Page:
Othello includes an embroidered handkerchief that becomes central to the plot in the second act. Performances, such as 1995's film version, include the handkerchief earlier in the film as a part of Desdemona's costume. Shakespeare's plays, as written, do not include prop or costuming instructions, so the necessity to include specific props such as this must be inferred by the director.
How about guns in Chekhov's own plays? In The Seagull, Konstantin Treplyev kills a seagull and brings his rifle on stage. The trope is seemingly subverted when he attempts to use it to suicide and is not successful, but at the end of the play manages to succeed. It is, however, averted in Uncle Vanya, where Uncle Vanya attempts to kill the professor but no clues are given beforehand, and a gun is seen in The Cherry Orchard, but never fired.
Used to great effect in Eugene O'Neill's one act play The Emperor Jones (1920). In the first scene, the eponymous self-proclaimed Emperor explains to another character how he managed to convince all of his subjects that only bullets made of pure silver could hurt him. To demonstrate his arrogance and overconfidence, he pulls out his gun and shows the other character an actual Silver Bullet he commissioned himself which he keeps inside the gun's bullet chamber at all times as a final resort in case the vengeful natives finally catch up with him. Naturally, the silver bullet is used towards the end of the play, but in an ironic twist, the actual bullet itself is used to 'kill' a terrifying hallucination dredged up by the Emperor's own mind. In the play's final scene, the report of the gun has given away his position to the vengeful natives, who, upon locating their hated despot in the middle of a dark jungle, riddle the Emperor full of homemade silver bullets.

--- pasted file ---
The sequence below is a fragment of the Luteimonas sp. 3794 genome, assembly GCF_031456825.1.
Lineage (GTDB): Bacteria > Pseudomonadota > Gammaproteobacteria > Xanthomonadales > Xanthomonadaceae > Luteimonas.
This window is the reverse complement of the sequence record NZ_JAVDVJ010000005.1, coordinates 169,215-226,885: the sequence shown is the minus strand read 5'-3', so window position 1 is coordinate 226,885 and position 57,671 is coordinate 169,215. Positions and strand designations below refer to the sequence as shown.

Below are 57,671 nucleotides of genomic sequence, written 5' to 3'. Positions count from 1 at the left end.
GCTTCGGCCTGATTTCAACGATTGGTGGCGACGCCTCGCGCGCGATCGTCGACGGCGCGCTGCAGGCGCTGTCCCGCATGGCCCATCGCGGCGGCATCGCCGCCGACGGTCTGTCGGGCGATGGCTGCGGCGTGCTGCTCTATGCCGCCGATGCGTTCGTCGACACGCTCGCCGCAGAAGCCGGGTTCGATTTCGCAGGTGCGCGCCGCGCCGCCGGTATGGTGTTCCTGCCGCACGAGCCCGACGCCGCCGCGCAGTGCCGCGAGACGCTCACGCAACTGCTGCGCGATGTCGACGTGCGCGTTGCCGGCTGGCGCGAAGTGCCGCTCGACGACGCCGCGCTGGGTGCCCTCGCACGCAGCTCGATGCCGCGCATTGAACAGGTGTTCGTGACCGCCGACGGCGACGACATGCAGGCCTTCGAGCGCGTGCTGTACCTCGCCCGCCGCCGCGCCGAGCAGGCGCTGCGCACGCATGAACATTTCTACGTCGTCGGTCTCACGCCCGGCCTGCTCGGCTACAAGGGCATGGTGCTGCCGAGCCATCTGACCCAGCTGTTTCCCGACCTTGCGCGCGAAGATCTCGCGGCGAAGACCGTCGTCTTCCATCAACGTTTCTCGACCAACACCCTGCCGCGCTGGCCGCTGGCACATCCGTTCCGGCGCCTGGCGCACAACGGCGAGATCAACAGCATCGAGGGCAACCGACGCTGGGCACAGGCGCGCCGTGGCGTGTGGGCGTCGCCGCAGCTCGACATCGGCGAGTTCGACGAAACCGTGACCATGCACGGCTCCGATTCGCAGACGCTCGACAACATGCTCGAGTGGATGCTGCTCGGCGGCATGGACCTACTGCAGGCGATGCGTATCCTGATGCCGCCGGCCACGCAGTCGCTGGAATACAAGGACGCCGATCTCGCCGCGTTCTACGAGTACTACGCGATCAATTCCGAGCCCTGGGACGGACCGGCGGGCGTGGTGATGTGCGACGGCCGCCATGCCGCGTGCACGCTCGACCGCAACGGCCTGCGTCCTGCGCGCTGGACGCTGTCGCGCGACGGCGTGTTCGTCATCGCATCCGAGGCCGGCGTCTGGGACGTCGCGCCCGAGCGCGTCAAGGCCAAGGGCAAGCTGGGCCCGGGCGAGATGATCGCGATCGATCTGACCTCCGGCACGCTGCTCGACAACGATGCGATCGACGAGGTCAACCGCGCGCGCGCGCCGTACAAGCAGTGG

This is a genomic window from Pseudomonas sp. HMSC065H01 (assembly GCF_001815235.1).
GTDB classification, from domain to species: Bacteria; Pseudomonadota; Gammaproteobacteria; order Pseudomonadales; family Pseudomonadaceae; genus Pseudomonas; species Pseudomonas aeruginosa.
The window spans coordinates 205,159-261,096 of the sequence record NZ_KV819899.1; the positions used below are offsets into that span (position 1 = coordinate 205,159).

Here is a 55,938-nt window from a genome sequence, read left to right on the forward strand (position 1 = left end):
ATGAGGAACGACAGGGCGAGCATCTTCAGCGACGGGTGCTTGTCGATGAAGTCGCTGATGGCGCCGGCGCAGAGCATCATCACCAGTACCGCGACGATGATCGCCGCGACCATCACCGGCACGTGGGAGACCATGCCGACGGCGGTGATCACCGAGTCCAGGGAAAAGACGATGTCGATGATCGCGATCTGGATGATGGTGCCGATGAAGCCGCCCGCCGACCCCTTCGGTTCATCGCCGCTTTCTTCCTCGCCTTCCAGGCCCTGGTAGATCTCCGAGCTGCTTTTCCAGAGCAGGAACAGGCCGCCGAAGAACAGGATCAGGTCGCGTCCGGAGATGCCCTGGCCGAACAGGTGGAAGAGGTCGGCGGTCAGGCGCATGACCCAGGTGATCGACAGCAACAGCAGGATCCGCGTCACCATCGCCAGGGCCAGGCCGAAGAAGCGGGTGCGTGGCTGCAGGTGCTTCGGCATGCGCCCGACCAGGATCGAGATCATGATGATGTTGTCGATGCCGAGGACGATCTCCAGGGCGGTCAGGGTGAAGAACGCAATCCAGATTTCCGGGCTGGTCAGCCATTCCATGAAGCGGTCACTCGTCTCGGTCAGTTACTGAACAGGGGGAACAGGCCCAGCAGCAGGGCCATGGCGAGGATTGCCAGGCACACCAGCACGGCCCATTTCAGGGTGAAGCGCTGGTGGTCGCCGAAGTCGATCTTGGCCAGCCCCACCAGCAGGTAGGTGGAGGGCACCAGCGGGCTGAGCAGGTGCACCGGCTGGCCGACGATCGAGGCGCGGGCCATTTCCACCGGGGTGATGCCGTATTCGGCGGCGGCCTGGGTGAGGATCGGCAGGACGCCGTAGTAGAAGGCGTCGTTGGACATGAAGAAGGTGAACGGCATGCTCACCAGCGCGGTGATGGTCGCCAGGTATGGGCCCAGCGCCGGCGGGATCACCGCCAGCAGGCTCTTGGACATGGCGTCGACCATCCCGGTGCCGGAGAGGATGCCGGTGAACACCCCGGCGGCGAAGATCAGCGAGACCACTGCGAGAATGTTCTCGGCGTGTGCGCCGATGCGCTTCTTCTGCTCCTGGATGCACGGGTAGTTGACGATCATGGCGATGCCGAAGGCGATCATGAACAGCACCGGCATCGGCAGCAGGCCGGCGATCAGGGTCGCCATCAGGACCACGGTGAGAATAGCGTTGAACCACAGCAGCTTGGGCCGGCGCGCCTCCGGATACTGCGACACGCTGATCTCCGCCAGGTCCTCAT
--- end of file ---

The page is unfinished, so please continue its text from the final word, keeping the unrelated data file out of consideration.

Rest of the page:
Used in Beaumarchais's The Marriage of Figaro: Marcellina makes a throwaway comment in Act I regarding her long-lost son—who is naturally revealed later to be Figaro, conveniently removing his obligation to marry her.
An actual gun belonging to Joe Keller is introduced in the first act of Arthur Miller's All My Sons and reappears in the last scene when Joe shoots himself.
Cyrano de Bergerac: Cyrano’s slight cut at Act II Scene III would be important at Act II Scene VI.
Love's Labour's Lost: Berowne mentions in Act I scene 1 that the Princess's father is "decrepit, sick, and bedrid." This never comes up again until five acts of witty banter later, when the father dies, so the ladies have to leave and go into mourning and none of the couples can get married.
In Miss Saigon, Kim shoots her cousin Thuy when he tries to kill her mixed-race son. A flashback later in the show reveals that Chris gave her the gun for protection. This might technically invert this trope, but it's played straight later when Kim uses the same gun to shoot herself in order to force Chris and his wife to take the boy to America with them.